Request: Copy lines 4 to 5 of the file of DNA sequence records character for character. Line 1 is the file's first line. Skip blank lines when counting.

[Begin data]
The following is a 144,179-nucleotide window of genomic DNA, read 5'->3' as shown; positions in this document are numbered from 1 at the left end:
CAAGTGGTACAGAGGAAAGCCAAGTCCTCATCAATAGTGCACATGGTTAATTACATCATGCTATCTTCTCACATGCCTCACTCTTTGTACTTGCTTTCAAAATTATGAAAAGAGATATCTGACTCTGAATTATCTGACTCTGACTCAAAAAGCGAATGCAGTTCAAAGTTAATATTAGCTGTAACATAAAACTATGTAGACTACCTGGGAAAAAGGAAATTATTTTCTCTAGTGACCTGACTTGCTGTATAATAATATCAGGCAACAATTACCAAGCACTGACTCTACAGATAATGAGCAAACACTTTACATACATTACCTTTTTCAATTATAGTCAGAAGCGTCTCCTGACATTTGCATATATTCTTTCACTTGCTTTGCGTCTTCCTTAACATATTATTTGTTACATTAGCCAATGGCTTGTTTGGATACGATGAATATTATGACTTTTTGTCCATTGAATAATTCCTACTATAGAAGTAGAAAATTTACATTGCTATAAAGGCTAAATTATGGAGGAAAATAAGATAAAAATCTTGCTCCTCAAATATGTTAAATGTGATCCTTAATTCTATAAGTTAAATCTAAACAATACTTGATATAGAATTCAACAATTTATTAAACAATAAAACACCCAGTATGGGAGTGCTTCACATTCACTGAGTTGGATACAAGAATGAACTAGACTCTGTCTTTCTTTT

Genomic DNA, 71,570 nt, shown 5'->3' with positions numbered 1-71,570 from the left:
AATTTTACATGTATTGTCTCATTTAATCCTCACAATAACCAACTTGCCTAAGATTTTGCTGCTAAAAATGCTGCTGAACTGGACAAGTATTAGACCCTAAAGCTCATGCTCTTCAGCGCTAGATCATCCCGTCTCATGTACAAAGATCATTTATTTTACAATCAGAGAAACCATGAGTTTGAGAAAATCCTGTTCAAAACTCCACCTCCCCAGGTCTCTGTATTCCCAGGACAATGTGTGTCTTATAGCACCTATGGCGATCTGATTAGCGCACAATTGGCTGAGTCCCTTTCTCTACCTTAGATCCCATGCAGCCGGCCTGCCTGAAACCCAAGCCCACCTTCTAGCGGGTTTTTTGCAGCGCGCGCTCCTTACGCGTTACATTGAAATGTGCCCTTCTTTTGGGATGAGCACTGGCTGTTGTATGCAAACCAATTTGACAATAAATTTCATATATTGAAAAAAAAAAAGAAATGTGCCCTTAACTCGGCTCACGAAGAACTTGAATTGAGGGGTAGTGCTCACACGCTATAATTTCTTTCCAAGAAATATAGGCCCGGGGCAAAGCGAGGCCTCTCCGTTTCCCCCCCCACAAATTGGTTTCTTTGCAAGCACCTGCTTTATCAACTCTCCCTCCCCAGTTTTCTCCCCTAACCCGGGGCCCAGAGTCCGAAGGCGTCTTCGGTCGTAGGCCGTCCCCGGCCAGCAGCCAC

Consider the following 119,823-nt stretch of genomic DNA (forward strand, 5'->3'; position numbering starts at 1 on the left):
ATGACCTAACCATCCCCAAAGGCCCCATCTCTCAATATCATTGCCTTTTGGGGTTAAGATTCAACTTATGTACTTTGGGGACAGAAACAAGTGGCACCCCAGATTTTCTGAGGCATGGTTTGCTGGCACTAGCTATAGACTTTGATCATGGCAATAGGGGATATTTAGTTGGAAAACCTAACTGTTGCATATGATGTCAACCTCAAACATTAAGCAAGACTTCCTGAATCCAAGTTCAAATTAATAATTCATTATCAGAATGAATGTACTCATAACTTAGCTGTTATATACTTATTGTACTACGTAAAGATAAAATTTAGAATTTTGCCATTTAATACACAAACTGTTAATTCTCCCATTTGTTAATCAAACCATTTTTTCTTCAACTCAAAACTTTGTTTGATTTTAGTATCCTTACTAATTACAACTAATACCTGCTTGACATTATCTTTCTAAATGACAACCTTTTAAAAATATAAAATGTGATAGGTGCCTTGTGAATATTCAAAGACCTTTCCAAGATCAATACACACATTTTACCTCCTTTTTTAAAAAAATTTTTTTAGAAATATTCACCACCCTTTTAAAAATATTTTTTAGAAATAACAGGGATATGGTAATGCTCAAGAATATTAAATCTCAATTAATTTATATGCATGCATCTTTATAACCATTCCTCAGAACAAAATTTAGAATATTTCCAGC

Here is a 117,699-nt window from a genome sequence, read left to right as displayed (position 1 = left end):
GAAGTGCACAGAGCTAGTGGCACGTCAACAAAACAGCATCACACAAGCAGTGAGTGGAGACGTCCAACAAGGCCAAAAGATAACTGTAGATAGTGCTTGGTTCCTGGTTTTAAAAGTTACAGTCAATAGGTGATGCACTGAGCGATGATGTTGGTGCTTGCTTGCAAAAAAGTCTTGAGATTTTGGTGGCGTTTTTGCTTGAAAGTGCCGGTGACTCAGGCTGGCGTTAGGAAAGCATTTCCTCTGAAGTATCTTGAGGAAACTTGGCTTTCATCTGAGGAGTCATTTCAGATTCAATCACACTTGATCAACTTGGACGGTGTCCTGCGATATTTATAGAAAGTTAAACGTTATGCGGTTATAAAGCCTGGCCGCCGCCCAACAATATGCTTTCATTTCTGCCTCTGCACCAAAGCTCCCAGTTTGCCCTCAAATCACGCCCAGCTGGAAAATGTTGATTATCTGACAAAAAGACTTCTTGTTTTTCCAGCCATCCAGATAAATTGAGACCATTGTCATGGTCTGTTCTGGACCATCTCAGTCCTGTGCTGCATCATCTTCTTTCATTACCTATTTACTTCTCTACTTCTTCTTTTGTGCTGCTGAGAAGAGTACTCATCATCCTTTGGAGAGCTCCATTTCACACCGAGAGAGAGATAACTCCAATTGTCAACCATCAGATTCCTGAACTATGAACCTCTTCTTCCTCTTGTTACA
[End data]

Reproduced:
AATTTTACATGTATTGTCTCATTTAATCCTCACAATAACCAACTTGCCTAAGATTTTGCTGCTAAAAATGCTGCTGAACTGGACAAGTATTAGACCCTAAAGCTCATGCTCTTCAGCGCTAGATCATCCCGTCTCATGTACAAAGATCATTTATTTTACAATCAGAGAAACCATGAGTTTGAGAAAATCCTGTTCAAAACTCCACCTCCCCAGGTCTCTGTATTCCCAGGACAATGTGTGTCTTATAGCACCTATGGCGATCTGATTAGCGCACAATTGGCTGAGTCCCTTTCTCTACCTTAGATCCCATGCAGCCGGCCTGCCTGAAACCCAAGCCCACCTTCTAGCGGGTTTTTTGCAGCGCGCGCTCCTTACGCGTTACATTGAAATGTGCCCTTCTTTTGGGATGAGCACTGGCTGTTGTATGCAAACCAATTTGACAATAAATTTCATATATTGAAAAAAAAAAAGAAATGTGCCCTTAACTCGGCTCACGAAGAACTTGAATTGAGGGGTAGTGCTCACACGCTATAATTTCTTTCCAAGAAATATAGGCCCGGGGCAAAGCGAGGCCTCTCCGTTTCCCCCCCCACAAATTGGTTTCTTTGCAAGCACCTGCTTTATCAACTCTCCCTCCCCAGTTTTCTCCCCTAACCCGGGGCCCAGAGTCCGAAGGCGTCTTCGGTCGTAGGCCGTCCCCGGCCAGCAGCCAC

Consider the following 119,823-nt stretch of genomic DNA (forward strand, 5'->3'; position numbering starts at 1 on the left):